Photo doesn’t look like much but
here’s the story:
The Cedar Rapids airport is a small one—there are no double doors to pass through en route to ground transportation and baggage claim; one just strolls past a security guard who is yawning in his chair. As I do that the other day—I’m in Iowa to teach for the Iowa Summer Writing Festival—I notice quite a crowd has gathered. I’m always struck by the blondness that is Iowan, and this group is no exception: several towhead children bouncing in excitement, a few parents, a number of blond teenagers, texting. A young lady stands at the very front of the group; her make-up is polished and her hair blown-dry. Beside her is a woman of about 40 whose eyes are already red with tears.
I recall the soldier who rode a few rows ahead of me on the plane from Houston, wearing the strange camouflage of our recent desert wars, more pink and blue than the old tan and brown.
“There he is!” someone squeals.
He comes around the corner. He is not carrying a bag, his arms swing; he is the epitome of soldier, with his buzzed blond hair and his excellent posture. His eyes scan the waiting group and alight on someone. I can’t see over the heads of those around me, but I imagine is his mother, with her red eyes; she must be holding her arms out to him.
But it is not toward the older woman that he strides. It’s to the young lady beside her. There’s a moment of protocol. The girlfriend, such must she be, wonders for a moment that she is to get the first hug. But it’s clear that it’s to her he’s heading, and she steps into his arms. He buries his face in her neck. His hands grip her waist, her hips, his arms slide all the way around her. I can almost hear him groan.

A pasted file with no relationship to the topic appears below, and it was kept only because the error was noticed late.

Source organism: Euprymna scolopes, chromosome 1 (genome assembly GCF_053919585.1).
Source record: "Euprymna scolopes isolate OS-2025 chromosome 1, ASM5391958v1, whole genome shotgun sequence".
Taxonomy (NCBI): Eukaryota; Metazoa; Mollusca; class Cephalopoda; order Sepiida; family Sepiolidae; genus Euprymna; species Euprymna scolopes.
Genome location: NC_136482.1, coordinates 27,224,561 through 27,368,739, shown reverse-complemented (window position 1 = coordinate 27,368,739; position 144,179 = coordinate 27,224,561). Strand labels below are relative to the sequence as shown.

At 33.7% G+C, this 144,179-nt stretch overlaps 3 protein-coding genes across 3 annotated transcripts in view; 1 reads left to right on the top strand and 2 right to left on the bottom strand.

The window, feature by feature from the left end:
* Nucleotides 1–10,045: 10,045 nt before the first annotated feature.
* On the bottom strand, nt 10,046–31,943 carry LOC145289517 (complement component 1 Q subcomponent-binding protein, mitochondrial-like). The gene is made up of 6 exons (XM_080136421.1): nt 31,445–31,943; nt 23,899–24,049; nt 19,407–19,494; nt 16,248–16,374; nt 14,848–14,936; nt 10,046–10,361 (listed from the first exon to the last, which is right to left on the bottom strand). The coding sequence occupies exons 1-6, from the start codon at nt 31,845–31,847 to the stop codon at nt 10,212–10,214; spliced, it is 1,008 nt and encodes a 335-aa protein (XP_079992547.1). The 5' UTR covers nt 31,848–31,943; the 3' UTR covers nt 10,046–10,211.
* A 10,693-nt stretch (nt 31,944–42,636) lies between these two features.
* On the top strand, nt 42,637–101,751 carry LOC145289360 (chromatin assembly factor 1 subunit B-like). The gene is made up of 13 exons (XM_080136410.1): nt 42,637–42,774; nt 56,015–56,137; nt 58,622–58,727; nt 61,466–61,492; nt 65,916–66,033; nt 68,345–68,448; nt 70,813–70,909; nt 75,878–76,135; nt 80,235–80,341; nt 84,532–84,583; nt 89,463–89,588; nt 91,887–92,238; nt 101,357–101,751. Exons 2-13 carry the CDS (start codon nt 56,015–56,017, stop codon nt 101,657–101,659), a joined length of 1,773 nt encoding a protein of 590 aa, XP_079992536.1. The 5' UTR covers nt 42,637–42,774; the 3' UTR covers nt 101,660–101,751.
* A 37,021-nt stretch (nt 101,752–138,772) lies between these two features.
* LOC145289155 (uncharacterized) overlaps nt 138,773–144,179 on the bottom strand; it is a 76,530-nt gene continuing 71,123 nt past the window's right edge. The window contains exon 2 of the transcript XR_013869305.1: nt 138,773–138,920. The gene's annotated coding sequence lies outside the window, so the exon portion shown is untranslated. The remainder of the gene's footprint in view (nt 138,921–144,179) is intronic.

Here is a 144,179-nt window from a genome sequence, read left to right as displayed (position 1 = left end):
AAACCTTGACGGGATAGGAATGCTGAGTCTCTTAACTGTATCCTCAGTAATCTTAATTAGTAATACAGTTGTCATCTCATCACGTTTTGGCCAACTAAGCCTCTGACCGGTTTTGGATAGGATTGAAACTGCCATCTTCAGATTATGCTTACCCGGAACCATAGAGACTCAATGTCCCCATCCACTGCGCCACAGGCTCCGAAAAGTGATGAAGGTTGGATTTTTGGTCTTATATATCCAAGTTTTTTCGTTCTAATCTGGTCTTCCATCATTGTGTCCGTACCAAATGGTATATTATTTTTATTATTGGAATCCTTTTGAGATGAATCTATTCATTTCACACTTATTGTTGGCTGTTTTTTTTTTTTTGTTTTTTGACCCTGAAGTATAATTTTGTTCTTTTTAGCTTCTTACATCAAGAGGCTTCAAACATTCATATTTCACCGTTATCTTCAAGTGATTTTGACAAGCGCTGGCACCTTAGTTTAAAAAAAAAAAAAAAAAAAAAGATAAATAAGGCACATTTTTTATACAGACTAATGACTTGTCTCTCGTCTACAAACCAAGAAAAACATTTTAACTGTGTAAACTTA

He steps back, his face lighted—he looks as if he might laugh, he looks as if he might cry. And he sinks to one knee and holds out a hand.
The crowd sighs, as one. I am not the only one who’s paused en route to whatever’s next. The security guard is no longer yawning.
Between his thumb and forefinger is a ring. There are a few squeals, quickly hushed. He has hold of one of the girlfriend’s hands. She presses the other to her lips. I can’t see her face, only her shining hair.
“Will you marry me?” His voice is low, but it carries.
She doesn’t appear to say anything. Never taking his eyes off her, he slides the ring onto her finger.
At her quiet “yes,” we applaud. He stands. She has her left hand held up, gazing at the ring on her finger. I see her realize that this is not the moment to appreciate the ring! With a little shake of her head she throws her arms around him. He lifts her up. Her knees bend and her feet rise in what we all hope is joy.
About this time I remember to get my iphone out of my purse. The resultant photo doesn’t manage to capture any of this.
Later, waiting for our luggage, I congratulate them and ask if I can take their picture. They oblige.
A few moments later he joins the half dozen of us waiting to grab our luggage as soon as it appears. A young boy, nephew or cousin or brother, waits with him. I’m looking for a box of books; the soldier for his duffels, one of which almost immediately nudges its way through the rubber flaps above the conveyor belt. He lifts it, places it beside him. “It’s heavy,” he says to the little boy, who doesn’t care that it’s as big as he is and four times as heavy. He persists, and the soldier helps him get his arms through the straps—it can be carried like a knapsack. The boy teeters, his face red with effort and pride. It looks as if he will be pulled on his back, like a bug on its shell; or that he will fall face down with the huge duffel covering him from head to toe.
The soldier hefts a second duffle off the belt. “Let’s go,” he says. The boy manages a step forward with the pack on his back, grinning.
He steadies the boy with a hand to his head, and guides him towards the waiting family. “Let’s go home.”